Do I Need a Lawyer to Make a Living Will?
You can make a living will without a lawyer’s help. In fact, most states have designed their health care forms -- called Declarations and Durable Powers of Attorney for Health Care in the District of Columbia -- with the specific intention that you will complete them yourself. Usually, you’ll need to consult a health care professional or an attorney only if there is something about your forms that you don’t understand.
How to Make Your Own Health Care Documents
Though you’re not likely to need professional help, you do need to take certain steps to ensure that your health care documents are legally valid. Each state has its own rules for creating health care documents; you’ll want to be sure you find and complete the right forms for your state. After your forms are filled out, you must finalize them correctly, including signing them in front of witnesses or a notary public, according to your state’s laws.
You can find the forms and rules for the District of Columbia using the links below.
When You May Want Professional Help
There are a few circumstances in which it makes good sense to make your health care documents with the help of a health care professional or estate planning lawyer.
You don't understand the document. Documents directing health care contain a certain amount of jargon -- terms such as “artificial nutrition and hydration,” “persistent vegetative state,” and “incapacity.” A health care professional or lawyer can explain any part of your health care documents that you don’t understand and can answer any questions you may have about how your documents work. Many hospitals and other health care facilities have representatives who can explain the basics of your state's health care forms and help you complete them.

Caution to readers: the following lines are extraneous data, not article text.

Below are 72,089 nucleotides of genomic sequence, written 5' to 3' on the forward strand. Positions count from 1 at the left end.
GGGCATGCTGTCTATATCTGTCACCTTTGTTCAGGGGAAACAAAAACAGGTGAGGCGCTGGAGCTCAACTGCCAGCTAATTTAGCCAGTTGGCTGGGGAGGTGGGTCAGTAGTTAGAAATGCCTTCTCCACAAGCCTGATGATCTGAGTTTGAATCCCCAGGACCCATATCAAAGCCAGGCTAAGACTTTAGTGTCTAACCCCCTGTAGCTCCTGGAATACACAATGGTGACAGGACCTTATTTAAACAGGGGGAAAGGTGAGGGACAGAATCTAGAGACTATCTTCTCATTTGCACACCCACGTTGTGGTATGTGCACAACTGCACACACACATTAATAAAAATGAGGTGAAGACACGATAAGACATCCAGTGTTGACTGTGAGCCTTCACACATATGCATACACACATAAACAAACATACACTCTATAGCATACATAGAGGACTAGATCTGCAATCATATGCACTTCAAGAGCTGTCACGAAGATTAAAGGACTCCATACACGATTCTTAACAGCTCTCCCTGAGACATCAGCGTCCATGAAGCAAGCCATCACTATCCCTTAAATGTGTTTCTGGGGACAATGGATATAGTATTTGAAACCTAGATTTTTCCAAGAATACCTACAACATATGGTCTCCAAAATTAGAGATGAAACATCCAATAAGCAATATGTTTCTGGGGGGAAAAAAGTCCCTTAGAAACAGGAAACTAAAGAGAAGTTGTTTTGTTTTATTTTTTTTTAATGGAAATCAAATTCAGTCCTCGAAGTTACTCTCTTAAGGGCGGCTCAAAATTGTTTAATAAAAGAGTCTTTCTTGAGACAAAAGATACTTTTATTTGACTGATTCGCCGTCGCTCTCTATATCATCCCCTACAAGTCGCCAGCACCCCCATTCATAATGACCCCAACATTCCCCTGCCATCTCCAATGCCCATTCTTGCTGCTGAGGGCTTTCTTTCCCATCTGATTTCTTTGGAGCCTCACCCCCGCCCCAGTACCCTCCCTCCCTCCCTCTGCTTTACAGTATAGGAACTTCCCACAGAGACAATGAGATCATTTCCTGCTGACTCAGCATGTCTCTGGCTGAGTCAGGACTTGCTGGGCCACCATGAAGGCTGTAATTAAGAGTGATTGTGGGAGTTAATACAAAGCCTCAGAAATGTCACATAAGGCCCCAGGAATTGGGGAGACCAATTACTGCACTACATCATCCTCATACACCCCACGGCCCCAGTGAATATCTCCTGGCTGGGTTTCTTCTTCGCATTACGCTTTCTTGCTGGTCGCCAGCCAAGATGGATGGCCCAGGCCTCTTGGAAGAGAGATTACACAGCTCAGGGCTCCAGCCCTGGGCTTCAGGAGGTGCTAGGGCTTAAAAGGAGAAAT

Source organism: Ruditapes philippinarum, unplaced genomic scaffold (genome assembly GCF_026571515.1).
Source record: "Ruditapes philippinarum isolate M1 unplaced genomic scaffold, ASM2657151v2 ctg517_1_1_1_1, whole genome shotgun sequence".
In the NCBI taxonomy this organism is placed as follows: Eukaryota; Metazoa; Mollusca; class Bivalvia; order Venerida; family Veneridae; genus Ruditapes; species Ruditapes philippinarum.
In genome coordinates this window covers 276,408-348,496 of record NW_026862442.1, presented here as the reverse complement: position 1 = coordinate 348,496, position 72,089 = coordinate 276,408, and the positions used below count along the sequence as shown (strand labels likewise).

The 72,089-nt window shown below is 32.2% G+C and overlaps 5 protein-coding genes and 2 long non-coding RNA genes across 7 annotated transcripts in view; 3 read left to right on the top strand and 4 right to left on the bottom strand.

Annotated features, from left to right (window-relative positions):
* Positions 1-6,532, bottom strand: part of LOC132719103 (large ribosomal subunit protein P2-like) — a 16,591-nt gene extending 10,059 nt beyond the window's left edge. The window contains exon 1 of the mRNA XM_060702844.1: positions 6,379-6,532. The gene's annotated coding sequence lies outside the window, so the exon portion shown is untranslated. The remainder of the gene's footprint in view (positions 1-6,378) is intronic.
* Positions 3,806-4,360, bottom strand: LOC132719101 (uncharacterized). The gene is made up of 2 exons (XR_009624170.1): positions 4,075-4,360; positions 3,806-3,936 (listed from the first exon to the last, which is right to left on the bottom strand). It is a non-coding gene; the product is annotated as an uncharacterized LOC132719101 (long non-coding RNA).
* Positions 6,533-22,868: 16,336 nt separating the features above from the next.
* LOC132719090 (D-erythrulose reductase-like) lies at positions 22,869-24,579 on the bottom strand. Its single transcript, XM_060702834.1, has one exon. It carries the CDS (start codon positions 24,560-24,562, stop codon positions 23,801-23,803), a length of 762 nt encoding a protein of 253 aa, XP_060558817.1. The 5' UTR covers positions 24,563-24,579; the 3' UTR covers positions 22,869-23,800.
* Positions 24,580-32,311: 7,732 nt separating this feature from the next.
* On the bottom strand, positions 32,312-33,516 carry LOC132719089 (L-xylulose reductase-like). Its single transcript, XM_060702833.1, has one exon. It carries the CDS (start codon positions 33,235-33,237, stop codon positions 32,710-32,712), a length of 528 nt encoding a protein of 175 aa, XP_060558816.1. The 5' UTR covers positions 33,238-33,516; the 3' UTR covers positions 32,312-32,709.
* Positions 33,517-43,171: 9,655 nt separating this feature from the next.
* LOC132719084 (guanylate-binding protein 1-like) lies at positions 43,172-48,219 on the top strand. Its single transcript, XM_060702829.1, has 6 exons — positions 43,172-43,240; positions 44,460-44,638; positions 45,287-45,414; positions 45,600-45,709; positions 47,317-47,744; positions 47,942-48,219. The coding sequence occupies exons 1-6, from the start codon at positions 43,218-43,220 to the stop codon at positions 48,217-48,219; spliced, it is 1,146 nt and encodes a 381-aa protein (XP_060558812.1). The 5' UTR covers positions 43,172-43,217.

You fear family fights. If you have concerns that your family members may not agree with your health care wishes or may even fight about your medical treatment, a good estate planning lawyer can put your mind at ease by ensuring that your wishes are clearly expressed. The lawyer can also double check your forms to be sure they are properly finalized and legally sound.
You are concerned about your mental health treatment. If you want your health care directive to specifically address the types of treatment you do or don't want during a mental health crisis, you can prepare what's known as a "psychiatric advance directive" or "mental health care directive." Some states have done a great job of developing resources to help individuals create these special directives, while other states are further behind.(For general information about these documents and how they work in the District of Columbia, see What Is a Mental Health Care Directive?) To ensure you get the care you want, you may want to have a lawyer draft your forms -- or at least look them over.
You spend a considerable amount of time in more than one state. If you spend a significant amount of time in more than one state, you’ll want to take the time to make sure your health care documents can travel with you. (To learn more about this issue, read Can I Use My Health Care Documents in Other States?) If you're not sure that your documents will be accepted, a good lawyer should be able to handle the necessary research and draft the forms you'll need.
You need other estate planning documents. A qualified lawyer can also help you make health care documents as part of a comprehensive estate plan, including a will, living trust, or other documents you may need. While it’s usually possible to accomplish these tasks on your own, some people find it much easier to put the job into a lawyer’s hands. If it’s a question of hiring a lawyer versus putting off doing it yourself, don’t procrastinate. Take steps to make these essential documents or get the help you need.
For More Information
To find the forms you need, see The Best Sources for Health Care Forms in the District of Columbia.
To learn the District of Columbia’s requirements for finalizing health care forms, see Do I Need to Have My Health Care Forms Witnessed or Notarized?
If you want help preparing your forms, see How Can I Find a Good Lawyer in the District of Columbia?